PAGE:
NEW BRIGHTON AIDS TO NAVIGATION STRUCTURES

Project details

New Brighton is a seaside resort forming part of the town of Wallasey within the Metropolitan Borough of Wirral, Merseyside. Located within an area of foreshore known as Fort Perch Rock, 3no. Aids to Navigation Structures were constructed in the 1980’s to mark submerged offshore coastal defences, providing safe navigation within the Mersey Estuary. Following recent inspections of the structures, significant corrosion was identified, resulting in a decision to replace the existing structures, an obligation under the Merchant Shipping Act. The project was subsequently awarded to Southbay as a two stage ECI contract. Phase 1 involved the agreement of target cost and finalising the design of the new structures. Phase 2 involved the onsite construction of the Navigation Structures.

508mm diameter concrete filled monopile complete with sleeve.

The initial proposed design retained the existing tripod arrangement of installing 3no. tubular steel piles. However, due to a restricted budget, and the need to install the piles within a tidal environment, we successfully developed an alternative simplified design. This design involved replacing the tripod arrangement with a single 508mm diameter, concrete filled monopile complete with sleeve.

The 3no. Aids to Navigation structures were installed from a jack up barge due to the need to work within the intertidal zone. The jack up barge included a two-tier piling gate which was used to pitch and install each pile. In addition to a piled foundation, the Navigation Structures also include a superstructure, which consists of a steel gantry complete with handrailing and access ladder. The superstructure was prefabricated off-site, allowing it to be installed in a single lift, thereby minimising the onsite programme. The new Navigation Structures include a single fixed light and daymark which can be seen for three nautical miles. Upon installation of the new structures the existing were removed. The onsite works were delivered across a 5-week programme.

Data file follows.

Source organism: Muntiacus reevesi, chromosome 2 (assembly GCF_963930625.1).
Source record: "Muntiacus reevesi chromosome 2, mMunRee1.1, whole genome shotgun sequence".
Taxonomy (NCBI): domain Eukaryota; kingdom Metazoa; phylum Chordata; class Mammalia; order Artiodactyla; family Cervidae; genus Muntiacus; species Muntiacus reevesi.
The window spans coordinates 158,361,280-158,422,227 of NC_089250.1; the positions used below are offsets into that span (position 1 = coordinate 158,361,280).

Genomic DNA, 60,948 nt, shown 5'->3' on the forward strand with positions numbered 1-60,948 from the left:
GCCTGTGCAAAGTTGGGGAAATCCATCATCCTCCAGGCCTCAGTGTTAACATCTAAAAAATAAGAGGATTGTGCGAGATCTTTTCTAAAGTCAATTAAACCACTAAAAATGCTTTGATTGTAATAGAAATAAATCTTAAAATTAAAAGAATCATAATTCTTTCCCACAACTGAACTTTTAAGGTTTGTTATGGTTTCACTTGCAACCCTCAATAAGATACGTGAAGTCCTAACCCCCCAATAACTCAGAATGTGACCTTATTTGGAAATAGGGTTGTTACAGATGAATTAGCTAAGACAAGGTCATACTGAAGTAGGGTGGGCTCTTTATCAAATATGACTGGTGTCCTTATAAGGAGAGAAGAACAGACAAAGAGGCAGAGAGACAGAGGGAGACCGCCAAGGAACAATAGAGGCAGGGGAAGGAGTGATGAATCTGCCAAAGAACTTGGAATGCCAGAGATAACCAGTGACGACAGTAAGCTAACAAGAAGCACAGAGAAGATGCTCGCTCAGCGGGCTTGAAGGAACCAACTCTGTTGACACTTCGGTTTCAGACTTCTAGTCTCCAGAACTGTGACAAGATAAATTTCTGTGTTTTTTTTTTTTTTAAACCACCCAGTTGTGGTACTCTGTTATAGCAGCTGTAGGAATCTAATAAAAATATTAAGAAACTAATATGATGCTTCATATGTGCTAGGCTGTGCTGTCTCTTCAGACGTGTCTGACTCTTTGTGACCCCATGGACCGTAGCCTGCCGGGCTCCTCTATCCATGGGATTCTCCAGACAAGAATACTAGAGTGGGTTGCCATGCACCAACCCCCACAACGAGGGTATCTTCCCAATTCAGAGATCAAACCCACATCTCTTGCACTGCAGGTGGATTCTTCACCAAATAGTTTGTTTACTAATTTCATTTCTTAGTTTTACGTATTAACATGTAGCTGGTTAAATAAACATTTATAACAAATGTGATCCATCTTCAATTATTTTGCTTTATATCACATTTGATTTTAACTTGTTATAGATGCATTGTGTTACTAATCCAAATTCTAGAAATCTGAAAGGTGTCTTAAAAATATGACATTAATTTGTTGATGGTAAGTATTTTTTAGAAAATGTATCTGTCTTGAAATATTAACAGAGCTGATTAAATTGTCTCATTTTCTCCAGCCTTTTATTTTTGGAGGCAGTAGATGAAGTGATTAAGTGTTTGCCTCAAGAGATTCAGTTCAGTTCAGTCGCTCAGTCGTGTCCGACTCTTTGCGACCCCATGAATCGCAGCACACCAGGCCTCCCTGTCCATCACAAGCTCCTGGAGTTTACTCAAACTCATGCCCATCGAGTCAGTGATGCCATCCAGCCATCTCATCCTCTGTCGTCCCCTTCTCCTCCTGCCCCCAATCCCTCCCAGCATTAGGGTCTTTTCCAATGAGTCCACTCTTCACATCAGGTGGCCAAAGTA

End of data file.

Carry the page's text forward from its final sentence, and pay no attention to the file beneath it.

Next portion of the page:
In delivering the project, significant planning was required in relation to the transportation of materials to the 3no. locations. This included the safe trans shipping of 26m long tubular piles from a supporting flat barge to the jack up barge, programmed across a 40-minute tidal window which coincided with high tide. Careful planning of the deck load out of the jack up barge was also required to ensure all materials were within the operational radius of the crawler crane. All barge movements were co-ordinated using a multi-cat and tug vessel.

 

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